Guidance released on new Double Tax Dispute Resolution
Finance Act 2019 includes enabling legislation for the implementation of Council Directive (EU) 2017/1852 (“Arbitration Directive”).
The Arbitration Directive provides for a mutual agreement procedure (“MAP”) with mandatory binding arbitration for disputes which remain unresolved after 2 years of the case having been presented for MAP. The mechanism largely renders the arbitration provisions in the OECD BEPS Multilateral Instrument redundant as between the EU Member States and builds on the existing intra-EU tax dispute resolution mechanisms under the European Arbitration Convention (90/436/EC).
There are at least two key takeaways of what the introduction of the Arbitration Directive translates into in practical terms:
Firstly, the Arbitration Directive applies to disputes arising from the interpretation and application of double tax treaties. This means that issues relating to, inter alia, withholding taxes or company residence, which were outside the scope of application of the European Arbitration Convention, can be presented for MAP under the Arbitration Directive.
Secondly, the Arbitration Directive addresses a number of shortcomings in the European Arbitration Convention, particularly in relation to the admissibility and effective handling and conclusion of cases presented for MAP. The increased supervision of national courts and of the Court of Justice of the EU is a distinct advantage. For example:
- Regulation 14 provides a right to appeal against an HMRC’s decision to reject a complaint.
- Regulation 28 allows the taxpayer to apply to the national court to set up the Advisory Commission or appoint members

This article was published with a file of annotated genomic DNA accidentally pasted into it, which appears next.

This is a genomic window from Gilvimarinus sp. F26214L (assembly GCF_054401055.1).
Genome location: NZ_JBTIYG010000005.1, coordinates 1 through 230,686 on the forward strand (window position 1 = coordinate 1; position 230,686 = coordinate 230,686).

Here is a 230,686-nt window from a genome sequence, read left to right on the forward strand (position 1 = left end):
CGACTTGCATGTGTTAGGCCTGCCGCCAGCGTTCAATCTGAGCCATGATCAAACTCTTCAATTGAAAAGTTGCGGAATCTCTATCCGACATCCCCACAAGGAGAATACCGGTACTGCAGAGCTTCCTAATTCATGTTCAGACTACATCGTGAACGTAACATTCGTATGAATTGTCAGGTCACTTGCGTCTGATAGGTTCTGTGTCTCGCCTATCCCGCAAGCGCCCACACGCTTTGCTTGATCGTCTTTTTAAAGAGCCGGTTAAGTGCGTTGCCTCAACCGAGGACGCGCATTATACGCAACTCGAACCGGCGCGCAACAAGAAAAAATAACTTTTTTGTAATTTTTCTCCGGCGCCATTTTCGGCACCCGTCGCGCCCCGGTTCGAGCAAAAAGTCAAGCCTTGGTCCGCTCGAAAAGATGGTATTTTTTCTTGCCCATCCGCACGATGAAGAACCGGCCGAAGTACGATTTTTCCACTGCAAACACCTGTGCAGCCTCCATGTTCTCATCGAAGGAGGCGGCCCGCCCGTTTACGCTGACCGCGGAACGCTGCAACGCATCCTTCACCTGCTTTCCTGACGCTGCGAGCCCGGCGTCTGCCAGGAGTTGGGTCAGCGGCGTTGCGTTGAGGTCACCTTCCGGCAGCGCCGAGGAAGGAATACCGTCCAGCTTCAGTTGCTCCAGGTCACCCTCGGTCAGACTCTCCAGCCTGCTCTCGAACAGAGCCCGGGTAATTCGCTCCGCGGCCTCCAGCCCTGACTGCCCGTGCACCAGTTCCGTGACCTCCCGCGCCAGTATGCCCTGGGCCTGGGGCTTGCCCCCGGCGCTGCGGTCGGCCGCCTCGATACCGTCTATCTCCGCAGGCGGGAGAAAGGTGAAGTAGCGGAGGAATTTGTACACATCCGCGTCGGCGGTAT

- Regulation 34 provides a right to appeal against HMRC’s failure to give the effect of a final decision of the MAP proceedings.
The Arbitration Directive will apply to disputes relating to income earned or capital gained in a tax period of 12 months commencing on or after 1st January 2018.
The Kittel Principle - Sweet Sixteen
The following is an article written by David Bedenham about HMRC’s wide-ranging application of the ‘Kittel principle’. The current focus appears to very much be on the labour supply industry and the allegation of ‘Mini Umbrella Company Fraud’ (or ‘MUC Fraud’). This article highlights the need for taxpayers to get specialist advice at an early stage when faced with a Kittel decision. If you have any queries about Kittel-related issues or similar denials of input VAT or assessments to VAT, please contact Iain MacWhannell (firstname.lastname@example.org).
What is domicile and why does it matter for tax?
A quick review of the fundamental principle of domicile, why it matters for tax, and what the current political landscape has in store.
Tax note: Financial Institution Notices (FIN)
Understanding paragraph 4A of Schedule 36 to the Finance Act (“FA”)
SHORT CASE REPORT FTT DECISION – EXCISE DUTY - Cantina Levorato SRL v. HMRC  UKFTT 461 (TC)
Short Case Report on FTT Decision Excise Duty
Fast Track for Register of Overseas Entities Owning UK Property
The invasion of Ukraine has prompted the UK government to speedily publish the draft legislation for the Economic Crime (Transparency and Enforcement) Bill 2022 which requires foreign entities that acquire UK property (freehold interests or leases granted for more than 7 years) to register with Companies House and declare details of their beneficial ownership.